Nevada Tax Commission delegates to chairman authority to negotiate settlements with marijuana companies
The Nevada Independent
CARSON CITY, Nev. — The Nevada Tax Commission has voted to give its chairman the authority to negotiate settlements on behalf of state marijuana regulators, with the agreements going before the full commission for final approval.
Chairman James DeVolld said on Monday that he thinks his new duties will deal with major litigation between the state and marijuana businesses that argued they were unfairly denied potentially lucrative dispensary licenses.
A trial on that matter is scheduled for April. DeVolld said he doesn’t think his new work will deal with smaller settlements with individual marijuana companies such as a recent one in which a testing lab paid $70,000 to resolve allegations of regulatory violations.
“I wouldn’t be comfortable doing anything with the ongoing issues — you know, if somebody has done something incorrectly or not, according to the regulations,” DeVolld said in an interview after the meeting. “That should go to the full tax commission, not just to me.”
Commissioners also opted not to give DeVolld power to promulgate emergency regulations. He said he didn’t think it was a good idea for one person to develop those on their own.
Melanie Young, executive director of the Nevada Department of Taxation that has regulatory oversight of the legal marijuana industry, declined to say what prompted the move to delegate authority on settlements, with her lawyer citing attorney-client privilege. Young will be assisting with the settlement negotiations.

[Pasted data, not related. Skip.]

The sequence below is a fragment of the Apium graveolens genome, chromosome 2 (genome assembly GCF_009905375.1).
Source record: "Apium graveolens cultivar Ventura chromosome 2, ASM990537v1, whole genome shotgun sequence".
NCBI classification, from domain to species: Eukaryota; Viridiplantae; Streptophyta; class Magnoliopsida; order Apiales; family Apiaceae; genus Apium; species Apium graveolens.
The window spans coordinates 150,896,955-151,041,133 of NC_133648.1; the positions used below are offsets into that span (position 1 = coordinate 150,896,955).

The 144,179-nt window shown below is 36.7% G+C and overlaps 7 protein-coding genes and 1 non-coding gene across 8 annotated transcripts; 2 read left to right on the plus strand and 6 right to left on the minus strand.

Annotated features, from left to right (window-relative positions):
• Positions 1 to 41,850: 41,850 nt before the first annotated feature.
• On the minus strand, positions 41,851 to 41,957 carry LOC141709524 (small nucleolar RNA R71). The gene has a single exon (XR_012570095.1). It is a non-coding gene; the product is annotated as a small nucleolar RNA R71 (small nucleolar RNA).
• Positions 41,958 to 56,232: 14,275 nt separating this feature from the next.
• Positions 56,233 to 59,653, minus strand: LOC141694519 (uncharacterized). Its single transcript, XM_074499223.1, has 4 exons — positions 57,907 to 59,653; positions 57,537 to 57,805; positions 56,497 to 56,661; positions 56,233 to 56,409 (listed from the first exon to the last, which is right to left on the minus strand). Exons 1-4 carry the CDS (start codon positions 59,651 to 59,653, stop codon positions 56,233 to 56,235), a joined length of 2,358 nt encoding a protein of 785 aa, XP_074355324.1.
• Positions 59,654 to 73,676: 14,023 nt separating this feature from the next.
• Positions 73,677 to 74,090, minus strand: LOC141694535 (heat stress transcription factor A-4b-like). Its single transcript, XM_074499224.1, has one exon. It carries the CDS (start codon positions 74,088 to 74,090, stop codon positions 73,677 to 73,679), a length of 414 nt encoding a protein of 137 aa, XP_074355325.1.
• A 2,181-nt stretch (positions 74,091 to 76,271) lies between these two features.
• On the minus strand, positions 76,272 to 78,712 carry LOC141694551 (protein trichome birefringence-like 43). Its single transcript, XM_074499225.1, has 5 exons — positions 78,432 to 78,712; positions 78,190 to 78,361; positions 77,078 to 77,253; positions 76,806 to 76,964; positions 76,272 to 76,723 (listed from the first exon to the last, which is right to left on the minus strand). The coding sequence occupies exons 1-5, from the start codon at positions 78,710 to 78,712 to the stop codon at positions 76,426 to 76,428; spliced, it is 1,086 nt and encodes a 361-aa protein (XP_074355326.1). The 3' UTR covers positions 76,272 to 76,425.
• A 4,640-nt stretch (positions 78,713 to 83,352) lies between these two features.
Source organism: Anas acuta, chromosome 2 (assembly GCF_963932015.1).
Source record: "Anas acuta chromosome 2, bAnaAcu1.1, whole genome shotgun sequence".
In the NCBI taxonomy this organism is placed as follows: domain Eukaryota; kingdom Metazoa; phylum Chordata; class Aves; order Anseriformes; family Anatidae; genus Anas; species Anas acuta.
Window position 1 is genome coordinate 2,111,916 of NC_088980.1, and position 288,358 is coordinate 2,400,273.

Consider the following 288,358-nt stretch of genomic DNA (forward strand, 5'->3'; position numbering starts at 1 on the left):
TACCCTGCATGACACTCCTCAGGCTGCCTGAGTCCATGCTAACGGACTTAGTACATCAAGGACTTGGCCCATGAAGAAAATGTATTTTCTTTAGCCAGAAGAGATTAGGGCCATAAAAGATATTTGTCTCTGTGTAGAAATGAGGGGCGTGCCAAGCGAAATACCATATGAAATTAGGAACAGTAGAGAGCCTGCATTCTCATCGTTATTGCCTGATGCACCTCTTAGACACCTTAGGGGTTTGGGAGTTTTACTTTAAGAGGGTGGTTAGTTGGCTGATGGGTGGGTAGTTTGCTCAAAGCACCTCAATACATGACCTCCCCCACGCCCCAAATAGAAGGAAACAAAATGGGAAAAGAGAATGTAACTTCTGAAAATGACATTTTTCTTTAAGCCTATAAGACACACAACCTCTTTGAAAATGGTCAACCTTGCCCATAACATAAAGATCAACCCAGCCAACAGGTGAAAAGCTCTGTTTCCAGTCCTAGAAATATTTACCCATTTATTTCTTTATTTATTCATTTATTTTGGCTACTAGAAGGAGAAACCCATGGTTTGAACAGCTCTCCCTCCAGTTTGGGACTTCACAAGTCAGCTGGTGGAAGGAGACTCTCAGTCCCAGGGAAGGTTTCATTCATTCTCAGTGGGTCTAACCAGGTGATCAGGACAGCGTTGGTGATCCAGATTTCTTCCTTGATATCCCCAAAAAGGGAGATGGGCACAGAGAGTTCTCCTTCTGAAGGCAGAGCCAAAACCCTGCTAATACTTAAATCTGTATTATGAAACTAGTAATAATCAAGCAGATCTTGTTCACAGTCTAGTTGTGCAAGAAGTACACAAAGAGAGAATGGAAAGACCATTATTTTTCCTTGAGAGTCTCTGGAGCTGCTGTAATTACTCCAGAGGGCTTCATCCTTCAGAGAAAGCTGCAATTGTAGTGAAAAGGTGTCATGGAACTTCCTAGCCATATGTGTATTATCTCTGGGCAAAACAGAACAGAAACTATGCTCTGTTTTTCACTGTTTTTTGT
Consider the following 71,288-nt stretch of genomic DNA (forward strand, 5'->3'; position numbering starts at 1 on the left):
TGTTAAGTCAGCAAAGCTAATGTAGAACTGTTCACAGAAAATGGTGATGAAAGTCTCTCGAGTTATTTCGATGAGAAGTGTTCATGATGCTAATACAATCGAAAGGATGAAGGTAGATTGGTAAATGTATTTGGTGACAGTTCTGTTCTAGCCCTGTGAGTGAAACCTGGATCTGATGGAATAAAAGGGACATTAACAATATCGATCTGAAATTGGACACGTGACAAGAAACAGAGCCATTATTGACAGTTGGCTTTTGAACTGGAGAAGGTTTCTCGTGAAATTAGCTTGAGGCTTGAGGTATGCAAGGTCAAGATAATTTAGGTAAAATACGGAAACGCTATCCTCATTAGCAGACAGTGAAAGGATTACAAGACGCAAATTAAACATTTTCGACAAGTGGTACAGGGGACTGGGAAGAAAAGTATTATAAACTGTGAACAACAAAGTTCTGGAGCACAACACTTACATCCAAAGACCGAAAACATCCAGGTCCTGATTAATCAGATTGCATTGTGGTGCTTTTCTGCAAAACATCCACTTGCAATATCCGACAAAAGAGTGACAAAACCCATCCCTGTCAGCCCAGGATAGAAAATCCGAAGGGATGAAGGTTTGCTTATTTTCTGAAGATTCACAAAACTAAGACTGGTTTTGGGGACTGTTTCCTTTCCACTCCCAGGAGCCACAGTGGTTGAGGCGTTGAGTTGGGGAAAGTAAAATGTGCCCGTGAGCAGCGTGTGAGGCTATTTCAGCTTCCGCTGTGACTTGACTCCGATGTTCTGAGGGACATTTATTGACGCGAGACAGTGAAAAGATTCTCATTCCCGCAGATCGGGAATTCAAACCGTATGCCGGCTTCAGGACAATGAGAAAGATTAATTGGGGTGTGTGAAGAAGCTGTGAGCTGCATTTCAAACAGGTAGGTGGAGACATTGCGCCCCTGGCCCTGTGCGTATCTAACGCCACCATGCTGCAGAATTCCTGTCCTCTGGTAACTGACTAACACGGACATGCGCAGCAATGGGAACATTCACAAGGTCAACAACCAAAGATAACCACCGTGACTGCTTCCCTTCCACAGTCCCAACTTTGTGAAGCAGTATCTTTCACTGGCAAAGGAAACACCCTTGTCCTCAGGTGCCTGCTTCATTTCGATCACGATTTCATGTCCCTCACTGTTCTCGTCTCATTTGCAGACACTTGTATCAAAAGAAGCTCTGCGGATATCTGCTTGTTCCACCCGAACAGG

Will Adler, a lobbyist who is active on marijuana issues, said the board’s involvement might improve the processes of a marijuana regulatory system that has been criticized for being opaque.
“The more participation with the tax commission the better, if it’s done in a public format,” he said. “If it doesn’t add to any increased transparency or public inclusion, I don’t think it will be much better.”
The process of approving settlements for regulatory violations within the marijuana industry came under fire on transparency grounds at a February tax commission meeting in which a penalty for a marijuana testing lab was finalized. Other labs complained that the past history of discipline against the lab should have increased the penalty and led to a revocation.
Young said she was not aware of past discipline issues, and said disciplinary action was confidential until final. The department did not answer written follow-up questions about the lab’s past discipline.
Taxation officials are also facing complex litigation from dispensaries that did not win additional licenses for retail storefronts. One dispensary owner who is involved in litigation, David Goldwater of Inyo Fine Cannabis Dispensary, applauded the move to establish a point person to work on a settlement.
“It’s good to see the commission taking an active role in settling these suits,” Goldwater said.
While Tax Commissioner Francine Lipman asked whether the arrangement would run afoul of open meeting laws, Deputy Attorney General Rosalie Bordelove said state law allows delegation of settlement duties to the chairman.
She noted that it can be difficult to wrap up settlements within the time constraints of court cases and convene commissioners with meetings relatively far apart on the calendar.
DeVolld said his goal was to move settlements forward and avoid further legal costs to the state.
“You’ve got various parties that are associated with this and I think sometimes that’s hard to come up with an agreement,” DeVolld said. “The alternative is everybody goes to court and spends a bunch of money to do that so I think we’re just trying to shortcut that … I think that’s part of my job is to try and save taxpayers money.”
The Nevada Independent is a 501(c)3 nonprofit news organization. The following people or entities mentioned in this article are financial supporters of the Independent: David Goldwater – $4,750; Francine Lipman – $102.56; and Inyo Fine Cannabis – $2,500.
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